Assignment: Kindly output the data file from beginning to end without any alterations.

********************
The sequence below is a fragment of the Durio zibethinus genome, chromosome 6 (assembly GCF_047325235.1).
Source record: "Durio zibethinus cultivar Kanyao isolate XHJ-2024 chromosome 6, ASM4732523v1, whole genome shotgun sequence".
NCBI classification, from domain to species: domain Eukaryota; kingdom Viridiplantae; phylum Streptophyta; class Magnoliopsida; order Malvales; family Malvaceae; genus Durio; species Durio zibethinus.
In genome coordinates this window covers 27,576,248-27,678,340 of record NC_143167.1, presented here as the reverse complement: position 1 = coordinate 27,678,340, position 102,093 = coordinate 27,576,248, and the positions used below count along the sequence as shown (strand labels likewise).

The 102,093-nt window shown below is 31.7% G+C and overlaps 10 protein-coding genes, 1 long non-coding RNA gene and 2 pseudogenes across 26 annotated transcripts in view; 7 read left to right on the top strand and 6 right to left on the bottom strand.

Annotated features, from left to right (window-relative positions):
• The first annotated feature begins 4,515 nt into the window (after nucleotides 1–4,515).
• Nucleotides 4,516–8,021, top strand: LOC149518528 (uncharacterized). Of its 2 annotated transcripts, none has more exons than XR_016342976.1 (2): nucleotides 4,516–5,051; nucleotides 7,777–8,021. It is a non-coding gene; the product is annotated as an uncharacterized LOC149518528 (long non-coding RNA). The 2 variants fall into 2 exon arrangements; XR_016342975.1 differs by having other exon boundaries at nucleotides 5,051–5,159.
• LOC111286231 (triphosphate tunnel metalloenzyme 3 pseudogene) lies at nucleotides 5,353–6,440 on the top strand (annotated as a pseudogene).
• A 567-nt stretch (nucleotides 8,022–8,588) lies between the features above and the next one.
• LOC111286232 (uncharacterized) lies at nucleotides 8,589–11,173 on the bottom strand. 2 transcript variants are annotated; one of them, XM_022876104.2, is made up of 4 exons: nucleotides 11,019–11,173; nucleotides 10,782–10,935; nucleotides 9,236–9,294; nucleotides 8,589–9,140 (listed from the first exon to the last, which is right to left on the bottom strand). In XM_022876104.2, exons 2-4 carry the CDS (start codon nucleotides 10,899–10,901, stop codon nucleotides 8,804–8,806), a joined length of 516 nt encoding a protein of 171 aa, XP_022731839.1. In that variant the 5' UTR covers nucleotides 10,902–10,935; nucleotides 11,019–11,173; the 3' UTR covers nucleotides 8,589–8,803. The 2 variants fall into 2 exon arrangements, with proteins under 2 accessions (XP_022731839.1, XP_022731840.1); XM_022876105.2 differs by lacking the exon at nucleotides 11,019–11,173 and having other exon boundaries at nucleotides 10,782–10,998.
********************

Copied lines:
The sequence below is a fragment of the Durio zibethinus genome, chromosome 6 (assembly GCF_047325235.1).
Source record: "Durio zibethinus cultivar Kanyao isolate XHJ-2024 chromosome 6, ASM4732523v1, whole genome shotgun sequence".
NCBI classification, from domain to species: domain Eukaryota; kingdom Viridiplantae; phylum Streptophyta; class Magnoliopsida; order Malvales; family Malvaceae; genus Durio; species Durio zibethinus.
In genome coordinates this window covers 27,576,248-27,678,340 of record NC_143167.1, presented here as the reverse complement: position 1 = coordinate 27,678,340, position 102,093 = coordinate 27,576,248, and the positions used below count along the sequence as shown (strand labels likewise).

The 102,093-nt window shown below is 31.7% G+C and overlaps 10 protein-coding genes, 1 long non-coding RNA gene and 2 pseudogenes across 26 annotated transcripts in view; 7 read left to right on the top strand and 6 right to left on the bottom strand.

Annotated features, from left to right (window-relative positions):
• The first annotated feature begins 4,515 nt into the window (after nucleotides 1–4,515).
• Nucleotides 4,516–8,021, top strand: LOC149518528 (uncharacterized). Of its 2 annotated transcripts, none has more exons than XR_016342976.1 (2): nucleotides 4,516–5,051; nucleotides 7,777–8,021. It is a non-coding gene; the product is annotated as an uncharacterized LOC149518528 (long non-coding RNA). The 2 variants fall into 2 exon arrangements; XR_016342975.1 differs by having other exon boundaries at nucleotides 5,051–5,159.
• LOC111286231 (triphosphate tunnel metalloenzyme 3 pseudogene) lies at nucleotides 5,353–6,440 on the top strand (annotated as a pseudogene).
• A 567-nt stretch (nucleotides 8,022–8,588) lies between the features above and the next one.
• LOC111286232 (uncharacterized) lies at nucleotides 8,589–11,173 on the bottom strand. 2 transcript variants are annotated; one of them, XM_022876104.2, is made up of 4 exons: nucleotides 11,019–11,173; nucleotides 10,782–10,935; nucleotides 9,236–9,294; nucleotides 8,589–9,140 (listed from the first exon to the last, which is right to left on the bottom strand). In XM_022876104.2, exons 2-4 carry the CDS (start codon nucleotides 10,899–10,901, stop codon nucleotides 8,804–8,806), a joined length of 516 nt encoding a protein of 171 aa, XP_022731839.1. In that variant the 5' UTR covers nucleotides 10,902–10,935; nucleotides 11,019–11,173; the 3' UTR covers nucleotides 8,589–8,803. The 2 variants fall into 2 exon arrangements, with proteins under 2 accessions (XP_022731839.1, XP_022731840.1); XM_022876105.2 differs by lacking the exon at nucleotides 11,019–11,173 and having other exon boundaries at nucleotides 10,782–10,998.